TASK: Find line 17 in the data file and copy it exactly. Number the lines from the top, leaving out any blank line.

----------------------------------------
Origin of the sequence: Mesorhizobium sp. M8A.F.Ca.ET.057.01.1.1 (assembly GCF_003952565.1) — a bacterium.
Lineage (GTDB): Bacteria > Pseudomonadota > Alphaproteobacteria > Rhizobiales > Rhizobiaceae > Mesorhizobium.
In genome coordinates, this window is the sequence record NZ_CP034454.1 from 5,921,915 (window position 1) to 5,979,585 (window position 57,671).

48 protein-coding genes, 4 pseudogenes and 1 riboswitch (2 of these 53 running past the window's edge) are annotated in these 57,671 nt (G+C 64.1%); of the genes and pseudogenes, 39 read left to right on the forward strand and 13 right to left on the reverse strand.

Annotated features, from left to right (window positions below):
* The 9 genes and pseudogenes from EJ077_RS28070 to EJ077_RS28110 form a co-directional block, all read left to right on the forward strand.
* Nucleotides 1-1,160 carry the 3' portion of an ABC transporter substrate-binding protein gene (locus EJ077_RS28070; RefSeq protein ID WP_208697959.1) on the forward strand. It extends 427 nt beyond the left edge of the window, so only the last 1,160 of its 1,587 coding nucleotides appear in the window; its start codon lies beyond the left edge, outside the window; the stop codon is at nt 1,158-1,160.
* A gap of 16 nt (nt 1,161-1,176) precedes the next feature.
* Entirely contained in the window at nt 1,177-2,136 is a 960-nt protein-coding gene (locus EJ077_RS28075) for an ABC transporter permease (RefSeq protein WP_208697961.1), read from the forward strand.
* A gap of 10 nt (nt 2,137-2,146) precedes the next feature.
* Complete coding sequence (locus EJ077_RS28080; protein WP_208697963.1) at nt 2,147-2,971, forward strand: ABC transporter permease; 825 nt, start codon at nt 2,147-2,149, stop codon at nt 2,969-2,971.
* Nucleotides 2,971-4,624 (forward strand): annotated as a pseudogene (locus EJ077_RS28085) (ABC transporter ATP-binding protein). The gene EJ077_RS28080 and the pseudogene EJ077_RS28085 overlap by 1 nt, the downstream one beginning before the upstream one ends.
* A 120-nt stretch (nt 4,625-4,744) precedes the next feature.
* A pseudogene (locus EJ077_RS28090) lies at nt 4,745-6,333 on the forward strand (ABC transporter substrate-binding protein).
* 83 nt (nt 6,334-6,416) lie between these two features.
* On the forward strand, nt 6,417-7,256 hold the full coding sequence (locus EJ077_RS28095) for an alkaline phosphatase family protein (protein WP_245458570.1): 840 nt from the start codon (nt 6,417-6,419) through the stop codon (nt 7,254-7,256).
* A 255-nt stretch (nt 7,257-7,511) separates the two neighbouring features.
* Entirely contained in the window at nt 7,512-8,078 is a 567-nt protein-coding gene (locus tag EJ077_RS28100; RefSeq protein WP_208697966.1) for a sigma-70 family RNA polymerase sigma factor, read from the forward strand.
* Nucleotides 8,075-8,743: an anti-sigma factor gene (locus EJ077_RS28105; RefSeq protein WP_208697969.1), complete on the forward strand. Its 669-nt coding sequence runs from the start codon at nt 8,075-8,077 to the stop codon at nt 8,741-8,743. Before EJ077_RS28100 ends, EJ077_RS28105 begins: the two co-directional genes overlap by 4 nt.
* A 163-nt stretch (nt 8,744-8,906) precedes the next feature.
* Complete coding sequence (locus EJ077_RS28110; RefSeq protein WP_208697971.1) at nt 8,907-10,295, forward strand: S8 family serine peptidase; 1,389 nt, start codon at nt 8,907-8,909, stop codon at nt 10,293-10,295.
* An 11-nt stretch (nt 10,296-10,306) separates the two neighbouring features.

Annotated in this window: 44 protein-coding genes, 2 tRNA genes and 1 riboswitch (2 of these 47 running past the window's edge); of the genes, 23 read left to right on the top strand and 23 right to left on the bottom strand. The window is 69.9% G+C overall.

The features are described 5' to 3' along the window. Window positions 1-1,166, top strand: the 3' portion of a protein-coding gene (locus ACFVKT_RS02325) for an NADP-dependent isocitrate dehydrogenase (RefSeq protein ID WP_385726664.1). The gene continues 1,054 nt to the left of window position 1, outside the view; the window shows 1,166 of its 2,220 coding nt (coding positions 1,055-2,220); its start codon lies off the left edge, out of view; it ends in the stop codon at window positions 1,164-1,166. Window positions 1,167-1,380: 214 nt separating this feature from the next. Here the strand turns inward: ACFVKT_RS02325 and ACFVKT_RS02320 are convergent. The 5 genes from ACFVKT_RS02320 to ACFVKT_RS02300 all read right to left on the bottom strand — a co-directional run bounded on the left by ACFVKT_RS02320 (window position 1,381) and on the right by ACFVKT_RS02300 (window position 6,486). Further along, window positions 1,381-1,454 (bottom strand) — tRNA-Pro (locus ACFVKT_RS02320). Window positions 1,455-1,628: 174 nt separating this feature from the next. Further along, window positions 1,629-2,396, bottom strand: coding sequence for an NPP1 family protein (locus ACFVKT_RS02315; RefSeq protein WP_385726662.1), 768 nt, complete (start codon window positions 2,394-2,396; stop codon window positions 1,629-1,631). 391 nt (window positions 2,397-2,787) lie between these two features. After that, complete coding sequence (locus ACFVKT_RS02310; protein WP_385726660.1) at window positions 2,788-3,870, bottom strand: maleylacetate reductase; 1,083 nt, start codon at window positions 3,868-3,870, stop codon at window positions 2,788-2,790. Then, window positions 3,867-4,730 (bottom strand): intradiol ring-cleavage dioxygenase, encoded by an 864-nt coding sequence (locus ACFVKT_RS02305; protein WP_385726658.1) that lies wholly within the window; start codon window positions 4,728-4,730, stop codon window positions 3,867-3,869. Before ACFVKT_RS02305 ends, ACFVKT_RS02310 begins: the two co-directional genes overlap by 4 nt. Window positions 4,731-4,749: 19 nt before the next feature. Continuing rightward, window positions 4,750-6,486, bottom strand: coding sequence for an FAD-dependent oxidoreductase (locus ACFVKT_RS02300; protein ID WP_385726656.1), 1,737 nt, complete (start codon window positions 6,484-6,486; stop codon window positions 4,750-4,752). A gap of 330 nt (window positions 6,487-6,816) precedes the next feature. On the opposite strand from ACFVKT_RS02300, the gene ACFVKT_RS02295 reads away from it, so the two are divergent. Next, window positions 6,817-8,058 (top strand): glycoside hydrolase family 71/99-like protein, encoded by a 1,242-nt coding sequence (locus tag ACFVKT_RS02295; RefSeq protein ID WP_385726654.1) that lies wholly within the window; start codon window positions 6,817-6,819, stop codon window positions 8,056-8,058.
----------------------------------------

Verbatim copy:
* A 255-nt stretch (nt 7,257-7,511) separates the two neighbouring features.